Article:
There is a fascinating passage in the first chapter of Deuteronomy. After the Israelites had been rescued from slavery in Egypt, after numerous miracles and signs had been performed by which God's benevolence towards them might have been established, they send some spies into Canaan to do some reconnaissance work. They come back speaking of peoples inhabiting the land much stronger than they, and the people of Israel despair at the report:
But you were unwilling to go up. You rebelled against the command of the LORD your God; you grumbled in your tents and said, "It is because the LORD hates us that he has brought us out of the land of Egypt, to hand us over to the Amorites to destroy us. . ." (Deut 4.26-7)
It is fascinating to me that after all the miracles, after all the signs and wonders, the vision of the Israelites narrows enormously in the face of some adversity, and the first thing they go to is: God hates us. Why this? Why do they presume in adversity that God hates them? Why suppose that the LORD wants to destroy them, have them murdered in the wilderness? Why don't they trust the numerous signs and displays of good will?
We might say that the Israelites posited a god behind the back of God, so to speak, as if his behavior towards them wasn't exactly straightforward. Of course it is logically compatible with all of the displays of God's goodness that actually he wanted to do them evil; in the same way the Calvinist may suppose that it is logically compatible with Jesus' outreach and call to repentance for all people that he doesn't actually intend that all people be saved. But this is eminently problematic insofar as it makes God less than honest, less than straightforward, less than candid. It makes him tricky and slippery, like the snake in the garden. If we can't trust God's acts of wondrous mercy and power in the favor of the Israelites as evidence that he desires their salvation and their good, then neither can you, whoever you may be, trust anything in your life as conclusive evidence that you are elect as well. As Barth insists in CD II/2, you are plunged by your exclusivist predestinarian theology into a dual darkness: neither do you know who is elect, nor do you know who this electing God is, who is always seemingly just behind his actions and public manifestations.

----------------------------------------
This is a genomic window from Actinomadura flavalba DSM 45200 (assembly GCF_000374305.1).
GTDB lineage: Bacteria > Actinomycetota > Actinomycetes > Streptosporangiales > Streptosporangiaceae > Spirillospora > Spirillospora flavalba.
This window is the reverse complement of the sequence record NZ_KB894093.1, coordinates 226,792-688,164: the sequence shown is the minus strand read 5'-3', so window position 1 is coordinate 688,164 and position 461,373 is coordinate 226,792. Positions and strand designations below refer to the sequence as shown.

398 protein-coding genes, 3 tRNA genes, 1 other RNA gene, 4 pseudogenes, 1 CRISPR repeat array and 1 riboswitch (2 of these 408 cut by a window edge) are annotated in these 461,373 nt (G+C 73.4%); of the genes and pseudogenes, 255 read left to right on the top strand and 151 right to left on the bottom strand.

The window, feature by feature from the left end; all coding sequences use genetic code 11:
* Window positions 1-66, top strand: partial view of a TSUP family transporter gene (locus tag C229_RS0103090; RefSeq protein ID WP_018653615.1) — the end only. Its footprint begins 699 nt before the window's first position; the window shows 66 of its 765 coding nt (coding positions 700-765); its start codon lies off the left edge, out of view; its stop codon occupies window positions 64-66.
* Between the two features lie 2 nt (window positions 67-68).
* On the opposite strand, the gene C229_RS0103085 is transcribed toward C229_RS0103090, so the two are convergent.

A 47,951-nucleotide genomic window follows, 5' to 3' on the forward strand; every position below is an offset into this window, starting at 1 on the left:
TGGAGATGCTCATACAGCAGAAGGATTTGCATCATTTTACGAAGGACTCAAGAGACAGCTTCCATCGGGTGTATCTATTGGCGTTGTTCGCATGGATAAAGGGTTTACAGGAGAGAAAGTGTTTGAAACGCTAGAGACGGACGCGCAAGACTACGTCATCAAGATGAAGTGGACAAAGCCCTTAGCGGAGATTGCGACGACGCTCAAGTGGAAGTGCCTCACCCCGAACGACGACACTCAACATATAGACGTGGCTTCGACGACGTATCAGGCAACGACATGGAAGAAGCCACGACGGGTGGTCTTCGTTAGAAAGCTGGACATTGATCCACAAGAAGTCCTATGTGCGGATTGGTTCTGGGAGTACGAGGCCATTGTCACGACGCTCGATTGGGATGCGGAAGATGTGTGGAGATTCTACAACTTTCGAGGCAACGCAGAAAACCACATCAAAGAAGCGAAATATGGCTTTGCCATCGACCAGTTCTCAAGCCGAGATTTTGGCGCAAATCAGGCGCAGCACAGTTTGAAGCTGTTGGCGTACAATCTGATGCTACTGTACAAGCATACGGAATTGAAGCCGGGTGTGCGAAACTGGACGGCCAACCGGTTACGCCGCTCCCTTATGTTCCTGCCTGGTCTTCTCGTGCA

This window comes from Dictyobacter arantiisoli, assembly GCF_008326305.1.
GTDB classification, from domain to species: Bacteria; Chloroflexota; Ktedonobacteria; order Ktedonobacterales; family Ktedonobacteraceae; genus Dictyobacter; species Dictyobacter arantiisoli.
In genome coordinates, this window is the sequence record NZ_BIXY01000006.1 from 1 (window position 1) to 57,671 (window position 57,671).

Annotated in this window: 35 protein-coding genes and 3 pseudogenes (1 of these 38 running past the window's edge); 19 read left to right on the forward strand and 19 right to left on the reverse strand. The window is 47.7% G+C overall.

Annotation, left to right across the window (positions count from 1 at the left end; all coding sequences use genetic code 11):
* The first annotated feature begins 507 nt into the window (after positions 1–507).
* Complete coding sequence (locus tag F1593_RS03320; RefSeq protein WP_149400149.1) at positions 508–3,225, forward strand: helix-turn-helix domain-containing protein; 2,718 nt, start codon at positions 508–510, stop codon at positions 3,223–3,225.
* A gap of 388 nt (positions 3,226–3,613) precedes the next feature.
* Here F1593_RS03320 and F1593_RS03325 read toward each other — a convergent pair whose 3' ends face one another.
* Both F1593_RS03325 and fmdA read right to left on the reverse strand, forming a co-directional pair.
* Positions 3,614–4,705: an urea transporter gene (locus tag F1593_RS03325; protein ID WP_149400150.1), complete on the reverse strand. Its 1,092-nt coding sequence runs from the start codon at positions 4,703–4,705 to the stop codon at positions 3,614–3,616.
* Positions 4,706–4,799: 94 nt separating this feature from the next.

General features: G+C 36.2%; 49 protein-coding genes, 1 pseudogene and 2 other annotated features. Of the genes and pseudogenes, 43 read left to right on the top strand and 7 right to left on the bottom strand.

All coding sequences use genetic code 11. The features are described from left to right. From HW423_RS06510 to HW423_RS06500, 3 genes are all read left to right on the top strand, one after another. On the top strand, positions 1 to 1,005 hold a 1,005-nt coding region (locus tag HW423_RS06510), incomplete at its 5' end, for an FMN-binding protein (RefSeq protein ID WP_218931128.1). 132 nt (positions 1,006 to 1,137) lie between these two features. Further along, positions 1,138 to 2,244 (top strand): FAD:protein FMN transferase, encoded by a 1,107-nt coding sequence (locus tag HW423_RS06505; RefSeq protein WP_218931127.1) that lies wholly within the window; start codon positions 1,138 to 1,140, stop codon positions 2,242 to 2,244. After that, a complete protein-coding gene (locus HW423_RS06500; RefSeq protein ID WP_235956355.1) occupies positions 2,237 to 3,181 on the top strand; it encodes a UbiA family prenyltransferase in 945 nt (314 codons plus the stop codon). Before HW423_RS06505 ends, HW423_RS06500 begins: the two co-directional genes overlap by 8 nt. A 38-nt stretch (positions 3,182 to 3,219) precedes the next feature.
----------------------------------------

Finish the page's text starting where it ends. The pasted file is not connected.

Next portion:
The lesson to learn here, I think, is we do God evil, we sin and calumniate him, when we insist that he must have malevolent motives for what he does. Jeremiah in Lamentations 3, after having described the horrific consequences of God's judgment upon Israel (e.g., women eating their children, 2.20), yet he goes on to say: For the Lord will not reject forever. Although he causes grief, he will have compassion according to the abundance of his steadfast love; for he does not willingly afflict anyone (3.31-3). God is good and he does not take pleasure in the death of the wicked person (Ezek 18.23). Therefore let us not paint a blackened picture of our LORD when he shows himself to be good.
Still, however, we might pose the question: why do the Israelites, and we do we, ascribe hatred and malevolence to God? Why do we immediately think, when things aren't going as we'd like, that God has abandoned us, has forgotten about us, doesn't care about us anymore, that he hates us, that he listens to everyone's prayers but our own? One possible answer is that human persons have some kind of deep guilt, a recognition of our own unworthiness before God. Rather than recognize it and seek mercy, however, we try to hide it, to cover it up by projecting our own ill will onto God, making him into an unreasonable misanthrope, bent on murdering us coldly and irresistibly.
Hence the good news that Jesus Christ has taken the burden of our guilt upon himself and has done away with it, in his vicarious obedience and atonement. He died for all, and all are considered to have died in him (2 Cor 5.14) -- therefore we have peace with God being delivered by Christ's faithfulness (Rom 5.1)! Thank God that he has shown himself willing to go even to death for our salvation while we still hated him (Rom 5.6-8), guaranteeing our immortality and delivering us from death (1 Cor 15.22). Let us have no worries, then, about God's goodwill towards us: Christ is the propitiation for the sins of the entire world (1 John 2.2); let the whole world approach the peaceful God in confidence and peace!